Date of Thesis

Spring 5-10-2012

Thesis Type

Honors Thesis


Computer Science

First Advisor

Brian King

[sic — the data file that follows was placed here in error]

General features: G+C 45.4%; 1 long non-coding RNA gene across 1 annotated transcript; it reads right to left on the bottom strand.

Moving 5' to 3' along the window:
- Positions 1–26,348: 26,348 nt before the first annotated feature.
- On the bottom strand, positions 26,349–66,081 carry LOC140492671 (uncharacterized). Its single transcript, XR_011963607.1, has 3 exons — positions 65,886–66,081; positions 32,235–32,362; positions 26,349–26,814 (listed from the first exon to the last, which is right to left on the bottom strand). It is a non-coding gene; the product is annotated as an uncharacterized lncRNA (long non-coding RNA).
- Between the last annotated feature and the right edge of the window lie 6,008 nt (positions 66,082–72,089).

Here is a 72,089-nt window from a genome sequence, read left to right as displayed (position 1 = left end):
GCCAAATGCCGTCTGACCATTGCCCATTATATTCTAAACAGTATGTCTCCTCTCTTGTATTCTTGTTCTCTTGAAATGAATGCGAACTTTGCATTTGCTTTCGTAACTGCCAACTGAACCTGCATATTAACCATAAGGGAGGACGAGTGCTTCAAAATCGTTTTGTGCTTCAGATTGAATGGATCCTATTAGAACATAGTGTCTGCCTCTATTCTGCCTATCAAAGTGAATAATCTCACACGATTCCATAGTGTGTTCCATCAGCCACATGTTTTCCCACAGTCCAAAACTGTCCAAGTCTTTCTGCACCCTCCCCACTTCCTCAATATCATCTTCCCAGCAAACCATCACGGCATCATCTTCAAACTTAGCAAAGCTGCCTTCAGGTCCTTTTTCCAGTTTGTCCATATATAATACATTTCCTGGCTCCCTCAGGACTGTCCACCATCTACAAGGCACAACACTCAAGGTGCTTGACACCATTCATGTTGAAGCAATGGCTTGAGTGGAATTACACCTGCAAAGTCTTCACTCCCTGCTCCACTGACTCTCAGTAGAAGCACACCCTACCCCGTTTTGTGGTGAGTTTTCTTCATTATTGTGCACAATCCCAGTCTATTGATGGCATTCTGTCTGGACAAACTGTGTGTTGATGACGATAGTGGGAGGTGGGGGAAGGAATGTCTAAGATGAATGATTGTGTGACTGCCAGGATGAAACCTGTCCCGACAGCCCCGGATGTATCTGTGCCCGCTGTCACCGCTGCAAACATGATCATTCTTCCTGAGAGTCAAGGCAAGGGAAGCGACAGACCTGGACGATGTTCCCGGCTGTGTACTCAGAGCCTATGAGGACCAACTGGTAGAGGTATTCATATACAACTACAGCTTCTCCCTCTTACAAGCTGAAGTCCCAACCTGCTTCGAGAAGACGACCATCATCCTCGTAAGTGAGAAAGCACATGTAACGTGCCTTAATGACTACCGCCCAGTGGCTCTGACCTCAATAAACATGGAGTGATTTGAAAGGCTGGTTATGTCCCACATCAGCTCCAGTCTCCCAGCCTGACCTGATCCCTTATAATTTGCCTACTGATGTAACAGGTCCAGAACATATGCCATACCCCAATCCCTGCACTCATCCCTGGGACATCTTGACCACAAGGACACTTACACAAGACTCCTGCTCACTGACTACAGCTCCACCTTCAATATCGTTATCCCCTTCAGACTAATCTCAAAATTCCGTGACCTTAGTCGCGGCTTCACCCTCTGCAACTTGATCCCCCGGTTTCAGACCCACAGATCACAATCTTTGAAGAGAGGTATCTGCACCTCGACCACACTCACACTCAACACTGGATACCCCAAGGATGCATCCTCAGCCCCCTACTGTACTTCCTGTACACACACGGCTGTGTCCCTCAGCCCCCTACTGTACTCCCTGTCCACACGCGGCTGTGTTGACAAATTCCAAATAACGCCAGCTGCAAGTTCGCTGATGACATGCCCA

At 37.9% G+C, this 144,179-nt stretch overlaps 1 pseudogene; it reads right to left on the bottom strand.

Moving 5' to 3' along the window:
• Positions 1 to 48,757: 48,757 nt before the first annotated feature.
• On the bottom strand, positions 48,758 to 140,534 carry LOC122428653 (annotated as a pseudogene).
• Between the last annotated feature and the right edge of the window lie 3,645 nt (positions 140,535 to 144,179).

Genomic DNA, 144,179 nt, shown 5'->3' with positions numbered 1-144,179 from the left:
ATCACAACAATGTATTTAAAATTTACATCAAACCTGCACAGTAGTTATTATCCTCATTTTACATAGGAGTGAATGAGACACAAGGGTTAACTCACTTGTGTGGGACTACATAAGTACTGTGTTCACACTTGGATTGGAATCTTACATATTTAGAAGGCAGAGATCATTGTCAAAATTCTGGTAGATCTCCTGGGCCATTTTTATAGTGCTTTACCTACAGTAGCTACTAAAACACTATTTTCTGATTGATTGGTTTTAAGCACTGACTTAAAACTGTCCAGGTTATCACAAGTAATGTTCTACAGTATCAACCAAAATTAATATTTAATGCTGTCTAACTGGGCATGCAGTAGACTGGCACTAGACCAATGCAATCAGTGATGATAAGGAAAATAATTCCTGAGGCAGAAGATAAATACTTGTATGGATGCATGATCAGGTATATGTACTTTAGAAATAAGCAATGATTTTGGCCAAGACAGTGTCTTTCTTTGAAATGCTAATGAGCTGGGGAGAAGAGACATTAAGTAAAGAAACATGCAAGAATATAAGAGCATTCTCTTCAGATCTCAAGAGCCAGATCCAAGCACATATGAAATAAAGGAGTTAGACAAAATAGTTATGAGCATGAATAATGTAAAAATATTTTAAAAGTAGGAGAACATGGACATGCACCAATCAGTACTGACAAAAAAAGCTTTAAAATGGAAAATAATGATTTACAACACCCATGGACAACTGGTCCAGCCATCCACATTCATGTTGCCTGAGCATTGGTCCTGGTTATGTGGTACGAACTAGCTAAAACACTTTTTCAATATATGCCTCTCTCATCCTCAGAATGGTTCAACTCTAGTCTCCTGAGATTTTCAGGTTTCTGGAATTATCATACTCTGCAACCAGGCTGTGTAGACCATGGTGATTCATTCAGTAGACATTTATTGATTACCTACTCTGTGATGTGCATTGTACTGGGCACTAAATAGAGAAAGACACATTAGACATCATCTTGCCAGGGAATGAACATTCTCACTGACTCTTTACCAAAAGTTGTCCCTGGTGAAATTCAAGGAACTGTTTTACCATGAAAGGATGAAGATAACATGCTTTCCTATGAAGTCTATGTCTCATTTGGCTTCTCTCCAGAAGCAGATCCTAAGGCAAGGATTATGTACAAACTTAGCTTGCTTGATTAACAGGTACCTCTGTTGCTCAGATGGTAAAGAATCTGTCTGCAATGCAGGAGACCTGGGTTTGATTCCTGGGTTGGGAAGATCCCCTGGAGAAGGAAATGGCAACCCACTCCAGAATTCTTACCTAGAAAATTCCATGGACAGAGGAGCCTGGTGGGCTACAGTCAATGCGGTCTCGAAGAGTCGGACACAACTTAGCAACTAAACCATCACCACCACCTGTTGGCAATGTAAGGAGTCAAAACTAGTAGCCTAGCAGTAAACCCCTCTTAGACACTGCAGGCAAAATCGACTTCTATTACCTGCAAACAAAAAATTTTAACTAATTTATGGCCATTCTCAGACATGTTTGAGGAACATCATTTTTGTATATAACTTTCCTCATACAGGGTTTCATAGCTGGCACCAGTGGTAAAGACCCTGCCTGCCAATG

With the advent of cheaper and faster DNA sequencing technologies, assembly methods have greatly changed. Instead of outputting reads that are thousands of base pairs long, new sequencers parallelize the task by producing read lengths between 35 and 400 base pairs. Reconstructing an organism’s genome from these millions of reads is a computationally expensive task. Our algorithm solves this problem by organizing and indexing the reads using n-grams, which are short, fixed-length DNA sequences of length n. These n-grams are used to efficiently locate putative read joins, thereby eliminating the need to perform an exhaustive search over all possible read pairs. Our goal was develop a novel n-gram method for the assembly of genomes from next-generation sequencers. Specifically, a probabilistic, iterative approach was utilized to determine the most likely reads to join through development of a new metric that models the probability of any two arbitrary reads being joined together. Tests were run using simulated short read data based on randomly created genomes ranging in lengths from 10,000 to 100,000 nucleotides with 16 to 20x coverage. We were able to successfully re-assemble entire genomes up to 100,000 nucleotides in length.